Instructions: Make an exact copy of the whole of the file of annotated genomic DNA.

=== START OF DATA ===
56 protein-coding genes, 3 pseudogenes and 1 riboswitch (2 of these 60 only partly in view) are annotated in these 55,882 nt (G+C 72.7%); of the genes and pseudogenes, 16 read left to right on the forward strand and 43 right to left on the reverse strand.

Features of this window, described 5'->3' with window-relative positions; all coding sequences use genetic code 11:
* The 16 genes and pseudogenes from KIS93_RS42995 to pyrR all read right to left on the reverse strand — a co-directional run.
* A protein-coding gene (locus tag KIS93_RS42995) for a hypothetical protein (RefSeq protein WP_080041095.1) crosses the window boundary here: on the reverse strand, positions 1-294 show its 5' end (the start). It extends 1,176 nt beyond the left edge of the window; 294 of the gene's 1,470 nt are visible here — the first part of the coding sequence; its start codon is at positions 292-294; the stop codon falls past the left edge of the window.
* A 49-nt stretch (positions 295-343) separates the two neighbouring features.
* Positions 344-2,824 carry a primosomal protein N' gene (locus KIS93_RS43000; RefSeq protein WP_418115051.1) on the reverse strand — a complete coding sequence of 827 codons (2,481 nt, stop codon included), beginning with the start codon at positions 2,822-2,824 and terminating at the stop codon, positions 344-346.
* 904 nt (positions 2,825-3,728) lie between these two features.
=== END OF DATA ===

56 protein-coding genes, 3 pseudogenes and 1 riboswitch (2 of these 60 only partly in view) are annotated in these 55,882 nt (G+C 72.7%); of the genes and pseudogenes, 16 read left to right on the forward strand and 43 right to left on the reverse strand.

Features of this window, described 5'->3' with window-relative positions; all coding sequences use genetic code 11:
* The 16 genes and pseudogenes from KIS93_RS42995 to pyrR all read right to left on the reverse strand — a co-directional run.
* A protein-coding gene (locus tag KIS93_RS42995) for a hypothetical protein (RefSeq protein WP_080041095.1) crosses the window boundary here: on the reverse strand, positions 1-294 show its 5' end (the start). It extends 1,176 nt beyond the left edge of the window; 294 of the gene's 1,470 nt are visible here — the first part of the coding sequence; its start codon is at positions 292-294; the stop codon falls past the left edge of the window.
* A 49-nt stretch (positions 295-343) separates the two neighbouring features.
* Positions 344-2,824 carry a primosomal protein N' gene (locus KIS93_RS43000; RefSeq protein WP_418115051.1) on the reverse strand — a complete coding sequence of 827 codons (2,481 nt, stop codon included), beginning with the start codon at positions 2,822-2,824 and terminating at the stop codon, positions 344-346.
* 904 nt (positions 2,825-3,728) lie between these two features.